We’re free to do whatever they want

Author: Herzog’s Child

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Given the enormous brouhaha that emanated from the now tedious race-gate, one would be forgiven for thinking the sneering one’s refusal to shake the hand of someone he racially abused was the one and only vile act of February 11th last. Yet the day’s initial ugly act had already occurred when The Greater Manchester Police, those rarefied bastions of all that’s great and good about our society, felt obliged to confiscate and subsequently impound Red Issue fanzine for having the gall to provoke humour through its pages. Concealing a parody Ku Klux Klan cut-out mask embossed with a sympathy message for Luis Suarez, the ‘zine was rounded up from its sellers and carted off to the cop-shop on the grounds that the mask could potentially incite racial hatred and untold disturbance amongst supporters. That the size of the mask rendered it quite impossible to conceal one’s face mattered little. Nor did it seem pertinent that its message was overtly anti-racist. The message from those who felt compelled to drive Red Issue from the streets – an act which could have potentially set the publication’s future into ruination – was clear from their motivations: the satirising of serious situations are prohibited – when it suits those who can divvy out unjustified and criminally insidious authority. On a day blighted by an ever-enlarging grotesqueness permeating the game, the removal from the street of a publication that regularly exposes football’s absurdities was a low that could set a worrying trend. And the most worrying aspect is that most won’t care.

That most purported United supporters will never have heard of Red Issue fanzine says more about the current state of the club’s support than it does the quality of writing found in its pages. One of a trio of long-standing voices of the supporters, flanked by United We Stand and Red News, it is the most vocal and heavily politicised of the three. As a result it receives the most vitriol from those too impassive to open their eyes to what lurks beneath the shininess enfolding the club’s exterior. Stringent and ceaseless in their denouncing of the Glazer-regime, its back-beat section in particular is a diamond-mine where hilarity and horror resides in equal measure. Loaded with a steady collection of regular contributors who possess the right amount of acid in their inkwells, the ‘zine is a cutting and razor-tongued voice in an era where the majority’s hollers have dwindled to ghostly nothings. Many will recoil at the critical-heavy angle it employs, but this too is a reflection not of the wrongness of prodding at shadiness but the ignorance of presuming all is unequivocally fine and dandy. Manchester United is too big a club, with too many questionable dealings, to not have a vocal minority casting light on what appears wrong. From the eyebrow-descending motives behind the Bebe deal, to the harsh and humbling numerals exposing the horrors of Glazernomics, a voice of reason is needed in a time when the club itself is only too happy to drown out any justified noise. Ultimately, the point is: the gagging of those who ultimately care the most is a dangerous and worrying act, for two reasons: it blockades the liberty with which we use to go about our days, and it is something United, as a club, would only be too happy to oversee, for the extolling of criticism and revealing of lies does not fit the criteria of the ‘fan’ they wish to create and ultimately make money off. It is a world of smiling, nodding and not looking back.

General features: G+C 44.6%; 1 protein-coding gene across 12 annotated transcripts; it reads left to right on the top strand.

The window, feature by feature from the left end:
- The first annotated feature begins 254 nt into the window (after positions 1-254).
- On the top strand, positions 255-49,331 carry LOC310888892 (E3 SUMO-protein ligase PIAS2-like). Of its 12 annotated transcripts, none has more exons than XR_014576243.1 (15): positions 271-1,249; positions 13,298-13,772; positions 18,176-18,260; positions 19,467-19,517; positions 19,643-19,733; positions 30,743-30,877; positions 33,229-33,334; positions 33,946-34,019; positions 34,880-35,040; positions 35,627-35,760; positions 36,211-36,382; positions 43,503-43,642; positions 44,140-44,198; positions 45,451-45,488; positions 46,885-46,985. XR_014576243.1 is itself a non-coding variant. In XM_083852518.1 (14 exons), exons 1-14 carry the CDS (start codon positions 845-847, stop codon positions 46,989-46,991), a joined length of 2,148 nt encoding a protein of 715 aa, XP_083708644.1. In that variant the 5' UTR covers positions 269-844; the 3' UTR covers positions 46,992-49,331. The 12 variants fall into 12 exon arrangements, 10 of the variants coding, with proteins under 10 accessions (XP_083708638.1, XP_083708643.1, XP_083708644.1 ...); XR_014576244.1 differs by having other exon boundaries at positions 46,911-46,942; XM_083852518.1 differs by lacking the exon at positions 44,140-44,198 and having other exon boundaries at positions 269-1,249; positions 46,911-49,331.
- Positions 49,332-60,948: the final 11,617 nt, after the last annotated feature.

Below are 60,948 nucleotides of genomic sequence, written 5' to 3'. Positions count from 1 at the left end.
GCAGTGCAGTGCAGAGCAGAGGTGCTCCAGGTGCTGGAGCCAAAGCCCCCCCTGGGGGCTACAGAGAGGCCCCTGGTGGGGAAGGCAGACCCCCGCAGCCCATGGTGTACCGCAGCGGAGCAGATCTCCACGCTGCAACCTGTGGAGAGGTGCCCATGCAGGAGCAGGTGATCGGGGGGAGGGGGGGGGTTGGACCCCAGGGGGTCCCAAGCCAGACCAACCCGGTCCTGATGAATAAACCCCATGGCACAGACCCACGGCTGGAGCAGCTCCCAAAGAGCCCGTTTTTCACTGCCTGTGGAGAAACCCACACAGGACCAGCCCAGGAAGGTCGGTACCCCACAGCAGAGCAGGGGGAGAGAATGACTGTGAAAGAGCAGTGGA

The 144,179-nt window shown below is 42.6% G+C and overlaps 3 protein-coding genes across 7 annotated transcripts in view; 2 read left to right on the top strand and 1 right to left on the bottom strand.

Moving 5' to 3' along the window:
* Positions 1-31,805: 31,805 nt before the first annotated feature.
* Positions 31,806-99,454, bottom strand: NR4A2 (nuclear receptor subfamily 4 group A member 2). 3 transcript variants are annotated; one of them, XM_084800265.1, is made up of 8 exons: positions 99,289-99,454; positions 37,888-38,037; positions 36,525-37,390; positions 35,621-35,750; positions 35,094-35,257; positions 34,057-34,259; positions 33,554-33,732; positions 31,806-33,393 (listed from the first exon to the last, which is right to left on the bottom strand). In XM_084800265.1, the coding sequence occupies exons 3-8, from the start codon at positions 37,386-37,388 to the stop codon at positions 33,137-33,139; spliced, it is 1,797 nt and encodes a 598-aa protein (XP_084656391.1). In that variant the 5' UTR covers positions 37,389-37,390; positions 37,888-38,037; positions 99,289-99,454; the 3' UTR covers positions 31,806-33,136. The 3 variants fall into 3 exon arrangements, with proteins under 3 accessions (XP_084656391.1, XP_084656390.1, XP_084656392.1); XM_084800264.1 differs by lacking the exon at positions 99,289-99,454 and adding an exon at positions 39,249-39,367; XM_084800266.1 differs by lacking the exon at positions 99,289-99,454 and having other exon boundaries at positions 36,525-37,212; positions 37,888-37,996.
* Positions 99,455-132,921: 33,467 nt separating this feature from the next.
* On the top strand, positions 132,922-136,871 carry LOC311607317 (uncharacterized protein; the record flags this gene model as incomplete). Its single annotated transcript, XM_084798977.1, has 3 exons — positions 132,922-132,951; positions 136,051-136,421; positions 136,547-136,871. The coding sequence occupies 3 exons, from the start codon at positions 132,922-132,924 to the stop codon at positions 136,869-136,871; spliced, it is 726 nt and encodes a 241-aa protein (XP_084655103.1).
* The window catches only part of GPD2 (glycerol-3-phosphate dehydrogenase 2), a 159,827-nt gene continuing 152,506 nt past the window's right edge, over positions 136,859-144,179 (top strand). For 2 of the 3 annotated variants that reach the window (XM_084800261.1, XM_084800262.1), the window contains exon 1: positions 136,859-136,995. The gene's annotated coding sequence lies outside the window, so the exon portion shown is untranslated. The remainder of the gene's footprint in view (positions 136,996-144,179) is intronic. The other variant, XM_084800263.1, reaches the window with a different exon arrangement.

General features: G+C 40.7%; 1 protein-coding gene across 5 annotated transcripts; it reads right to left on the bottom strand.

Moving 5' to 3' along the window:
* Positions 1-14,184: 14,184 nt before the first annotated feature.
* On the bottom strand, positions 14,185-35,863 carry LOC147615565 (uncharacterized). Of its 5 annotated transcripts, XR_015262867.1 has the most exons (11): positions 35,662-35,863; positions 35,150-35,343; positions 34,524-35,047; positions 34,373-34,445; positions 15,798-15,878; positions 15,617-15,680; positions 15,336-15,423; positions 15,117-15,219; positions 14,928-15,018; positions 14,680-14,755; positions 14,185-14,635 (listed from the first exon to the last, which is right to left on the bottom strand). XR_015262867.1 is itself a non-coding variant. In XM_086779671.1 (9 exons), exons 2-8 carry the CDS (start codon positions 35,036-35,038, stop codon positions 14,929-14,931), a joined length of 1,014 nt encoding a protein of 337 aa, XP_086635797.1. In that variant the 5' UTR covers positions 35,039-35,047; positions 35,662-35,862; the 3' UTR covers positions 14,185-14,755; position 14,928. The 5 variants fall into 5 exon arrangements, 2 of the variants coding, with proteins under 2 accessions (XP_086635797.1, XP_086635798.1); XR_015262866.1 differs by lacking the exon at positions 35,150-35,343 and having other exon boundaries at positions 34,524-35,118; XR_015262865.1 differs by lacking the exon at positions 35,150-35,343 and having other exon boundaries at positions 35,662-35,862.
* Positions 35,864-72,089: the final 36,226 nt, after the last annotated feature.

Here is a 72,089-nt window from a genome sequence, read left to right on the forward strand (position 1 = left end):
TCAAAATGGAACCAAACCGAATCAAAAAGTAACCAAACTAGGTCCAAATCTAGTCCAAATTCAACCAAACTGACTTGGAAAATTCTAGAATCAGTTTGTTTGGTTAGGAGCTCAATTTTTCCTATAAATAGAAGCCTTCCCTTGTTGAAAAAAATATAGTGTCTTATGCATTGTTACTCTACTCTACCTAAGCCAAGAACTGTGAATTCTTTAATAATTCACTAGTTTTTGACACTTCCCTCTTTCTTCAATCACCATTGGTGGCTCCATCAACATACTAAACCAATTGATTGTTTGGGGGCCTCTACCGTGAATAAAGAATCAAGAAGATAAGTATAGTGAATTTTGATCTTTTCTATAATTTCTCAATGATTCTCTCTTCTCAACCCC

The prohibition of satire opens up wider issues, of course. Even if, as logic dictates, many will have found the KKK-Suarez mask in bad-taste, or lacking humour, the delivery of it was and is eternally less important than the right executed to print it. Perhaps the ejection of satire is best summed up in the words of Dario Fo, who asserted: ‘It’s hard for power to enjoy or incorporate humour and satire into its system of control.’ Busy-bodied and unaccustomed to laughs, maybe the authorities, rather than wanting to discard any ridiculous notion of riots, merely wanted to spoil the fun. If so, their motives would have gained some form of credibility had their spoiling efforts been a tad more consistent. As was heartily pointed out to them on the day, a leading tabloid had carried a face off image depicting both faces of race-gate under a desperately unfunny ‘Race for the Title’ heading. Unlike the ‘zine, which had clearly proffered its stance in support of the victim, the newspaper was simply trying to be funny; given its wide distribution around the UK, and message that could only be taken for stoking the hyperbole even further, one could deduce in the name of fairness that it too would be seized. Or not. Fascist actions, we come to find, are as inconsistent as the reasons those who carry them out disgorge when confronted about their vileness. The curbing of humour is a disturbing assault not only on publishing freedom, but on freedom itself – as reflected in the police warning served to a 20 year old red who dared traverse the streets with a ‘Klanfield’ t-shirt he had purchased from a swag-seller outside the ground. This combating of personal liberty is mirrored in Orwell’s totalitarian landscape in his Big Brother immersed 1984. To continue the literary references, one can venture to Bradbury’s masterpiece Fahrenheit 451. Set in a dystopian otherworld, ideas and the progression of intellectualism are banished through the burning of all literature. The Orwellian and Bradbury worlds, in comparison, are dystopian and as a result unearthly, but their defining message should be drummed into those unperturbed by overzealous authoritarianism: an acceptance of dictatorial rule is dangerous.